The Cybersecurity and Infrastructure Security Agency is growing in size and plans to spend more tax dollars in its effort to coordinate a broad response to digital threats across government and the private sector.
CISA operates a nearly $2.9 billion budget, with 2,800 employees and plans to hire 600 additional staff members, Jen Easterly, director of the agency, said in a blog post published Thursday in tandem with CISA’s year in review.
The agency is unique and without parallels in federal government. CISA is a coordinating agency that reaches across government and business to strengthen cyber defense and response, albeit with some restraints that effectively limit its power.
“We’re not a law enforcement agency, nor an intelligence agency, nor a military organization, nor a regulator in the traditional sense,” Easterly said.
CISA relies on cooperation and trust with partners inside and outside the government to improve their respective security and resilience, she said.
“We recognize that trust can only be built with transparency, humility and open communication,” Easterly said. “People simply don’t trust institutions; they trust people.”
The agency highlighted multiple accomplishments in its review of last year, including:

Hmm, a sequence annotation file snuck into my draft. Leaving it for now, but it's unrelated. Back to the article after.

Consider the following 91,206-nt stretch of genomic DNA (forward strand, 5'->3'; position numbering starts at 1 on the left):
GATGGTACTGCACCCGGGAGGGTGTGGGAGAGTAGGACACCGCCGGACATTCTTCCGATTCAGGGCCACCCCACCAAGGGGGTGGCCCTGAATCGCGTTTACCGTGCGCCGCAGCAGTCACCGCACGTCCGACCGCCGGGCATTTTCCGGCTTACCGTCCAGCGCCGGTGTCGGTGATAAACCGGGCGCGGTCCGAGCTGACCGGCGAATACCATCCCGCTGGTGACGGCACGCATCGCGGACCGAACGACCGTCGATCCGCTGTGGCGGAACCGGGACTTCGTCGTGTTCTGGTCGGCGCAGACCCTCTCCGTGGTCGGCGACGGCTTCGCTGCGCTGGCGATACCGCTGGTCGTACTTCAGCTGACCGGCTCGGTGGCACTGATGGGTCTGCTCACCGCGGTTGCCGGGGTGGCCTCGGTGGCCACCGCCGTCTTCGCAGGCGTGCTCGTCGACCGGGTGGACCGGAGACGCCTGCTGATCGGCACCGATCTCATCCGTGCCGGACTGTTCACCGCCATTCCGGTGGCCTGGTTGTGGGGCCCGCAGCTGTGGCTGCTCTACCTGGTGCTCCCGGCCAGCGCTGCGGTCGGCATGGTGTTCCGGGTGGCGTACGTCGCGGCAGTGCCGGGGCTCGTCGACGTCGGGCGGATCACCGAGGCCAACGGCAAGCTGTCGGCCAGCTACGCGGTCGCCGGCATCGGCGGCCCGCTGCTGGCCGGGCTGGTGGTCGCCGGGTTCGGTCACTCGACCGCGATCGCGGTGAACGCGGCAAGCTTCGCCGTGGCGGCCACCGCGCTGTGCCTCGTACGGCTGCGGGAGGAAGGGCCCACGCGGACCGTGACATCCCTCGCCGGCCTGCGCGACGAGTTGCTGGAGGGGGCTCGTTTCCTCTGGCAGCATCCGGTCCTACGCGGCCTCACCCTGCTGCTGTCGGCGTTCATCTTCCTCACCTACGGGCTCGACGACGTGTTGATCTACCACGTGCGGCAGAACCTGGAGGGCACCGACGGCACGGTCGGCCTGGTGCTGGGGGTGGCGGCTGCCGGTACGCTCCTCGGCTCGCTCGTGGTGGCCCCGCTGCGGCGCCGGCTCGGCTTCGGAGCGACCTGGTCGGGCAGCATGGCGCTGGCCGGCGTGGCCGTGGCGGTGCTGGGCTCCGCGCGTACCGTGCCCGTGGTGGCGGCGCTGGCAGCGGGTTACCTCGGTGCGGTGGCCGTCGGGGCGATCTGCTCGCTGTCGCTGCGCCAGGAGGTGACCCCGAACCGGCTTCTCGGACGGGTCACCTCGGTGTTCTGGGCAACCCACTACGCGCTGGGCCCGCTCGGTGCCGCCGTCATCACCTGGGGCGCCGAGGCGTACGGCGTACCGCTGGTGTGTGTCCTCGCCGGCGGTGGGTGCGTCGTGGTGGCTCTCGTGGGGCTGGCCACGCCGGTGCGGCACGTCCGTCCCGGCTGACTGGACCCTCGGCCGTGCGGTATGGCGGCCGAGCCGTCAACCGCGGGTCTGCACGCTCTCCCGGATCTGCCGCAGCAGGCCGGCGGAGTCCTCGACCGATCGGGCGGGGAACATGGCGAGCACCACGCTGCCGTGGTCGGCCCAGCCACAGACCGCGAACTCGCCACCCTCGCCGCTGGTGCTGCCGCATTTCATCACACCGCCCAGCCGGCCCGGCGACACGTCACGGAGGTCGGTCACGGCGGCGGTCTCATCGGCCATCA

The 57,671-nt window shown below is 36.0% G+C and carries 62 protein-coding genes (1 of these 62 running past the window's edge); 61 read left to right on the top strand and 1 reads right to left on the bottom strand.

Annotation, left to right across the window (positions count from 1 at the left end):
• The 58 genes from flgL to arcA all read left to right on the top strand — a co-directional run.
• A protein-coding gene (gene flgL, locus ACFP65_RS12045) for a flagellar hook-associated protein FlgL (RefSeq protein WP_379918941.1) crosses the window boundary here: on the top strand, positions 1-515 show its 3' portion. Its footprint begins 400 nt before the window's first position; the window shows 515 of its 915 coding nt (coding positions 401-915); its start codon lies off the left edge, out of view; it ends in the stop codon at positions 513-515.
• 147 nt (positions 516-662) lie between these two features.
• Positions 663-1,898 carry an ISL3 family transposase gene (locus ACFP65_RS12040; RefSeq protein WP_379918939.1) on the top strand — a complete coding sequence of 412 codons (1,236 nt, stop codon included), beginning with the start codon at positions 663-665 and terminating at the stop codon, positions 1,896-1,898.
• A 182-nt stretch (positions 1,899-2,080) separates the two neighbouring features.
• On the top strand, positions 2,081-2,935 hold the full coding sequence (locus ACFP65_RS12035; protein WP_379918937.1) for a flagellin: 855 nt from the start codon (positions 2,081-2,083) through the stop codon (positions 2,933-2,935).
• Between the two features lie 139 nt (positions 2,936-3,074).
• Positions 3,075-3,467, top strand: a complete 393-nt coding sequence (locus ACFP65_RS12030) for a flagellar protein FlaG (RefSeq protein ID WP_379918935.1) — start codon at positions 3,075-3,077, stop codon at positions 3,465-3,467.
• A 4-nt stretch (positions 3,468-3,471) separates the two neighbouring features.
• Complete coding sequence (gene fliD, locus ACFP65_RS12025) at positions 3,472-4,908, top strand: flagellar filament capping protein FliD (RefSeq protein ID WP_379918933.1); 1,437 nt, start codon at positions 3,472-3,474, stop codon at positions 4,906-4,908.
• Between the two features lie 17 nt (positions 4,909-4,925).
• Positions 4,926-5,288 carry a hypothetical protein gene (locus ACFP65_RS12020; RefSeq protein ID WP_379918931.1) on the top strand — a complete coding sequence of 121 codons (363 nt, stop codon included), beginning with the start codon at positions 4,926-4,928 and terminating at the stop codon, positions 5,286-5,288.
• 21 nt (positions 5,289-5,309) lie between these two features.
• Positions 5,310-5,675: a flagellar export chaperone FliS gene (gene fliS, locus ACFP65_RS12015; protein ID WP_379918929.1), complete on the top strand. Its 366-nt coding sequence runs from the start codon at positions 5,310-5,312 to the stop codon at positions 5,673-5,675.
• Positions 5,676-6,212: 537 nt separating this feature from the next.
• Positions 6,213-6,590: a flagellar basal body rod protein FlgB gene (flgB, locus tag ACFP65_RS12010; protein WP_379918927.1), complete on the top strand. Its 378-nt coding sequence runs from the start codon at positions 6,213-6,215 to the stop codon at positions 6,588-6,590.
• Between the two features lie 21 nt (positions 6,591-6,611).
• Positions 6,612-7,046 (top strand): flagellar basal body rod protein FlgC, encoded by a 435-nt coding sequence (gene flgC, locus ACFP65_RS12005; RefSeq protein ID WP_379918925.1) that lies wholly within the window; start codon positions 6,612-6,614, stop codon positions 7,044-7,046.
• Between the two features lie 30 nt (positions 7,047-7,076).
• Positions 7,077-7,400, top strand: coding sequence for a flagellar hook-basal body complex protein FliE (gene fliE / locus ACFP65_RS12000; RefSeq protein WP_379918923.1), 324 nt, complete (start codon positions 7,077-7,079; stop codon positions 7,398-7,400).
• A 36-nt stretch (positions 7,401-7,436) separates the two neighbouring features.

- The long-awaited release of cybersecurity performance goals to establish baseline measures for businesses and critical infrastructure organizations. The 37 voluntary goals are a “floor, not a ceiling” for reducing cyber risk, and offer a roadmap for under-resourced organizations.
- A formal request for public input on new incident reporting mandates under the Cyber Incident Reporting for Critical Infrastructure Act of 2022.
- Triaged 37,875 cyber incident reports and acted on 2,609 incidents requiring its assistance. During that period, it facilitated 713 coordinated vulnerability disclosure cases and produced 416 vulnerability advisories.
- The Cyber Safety Review Board was established and released its inaugural post-mortem incident report on Log4j. The board’s next report will examine the Lapsus$ ransomware gang.
- New technologies deployed across nearly 50 federal agencies to increase visibility into threats and incidents targeting federal networks.
- The Joint Cybersecurity Defense Collaborative expanded in April 2022 to include industrial control systems security vendors, integrators and distributors.
- The opening of its first-ever Attache Office in London.
“We’ve overcome obstacles to meet the demands of our mission, and we’ve grown significantly each year in capability and capacity, collaborating with our myriad of partners to reduce risk to the cyber and physical infrastructure Americans rely on every hour of every day,” Easterly said.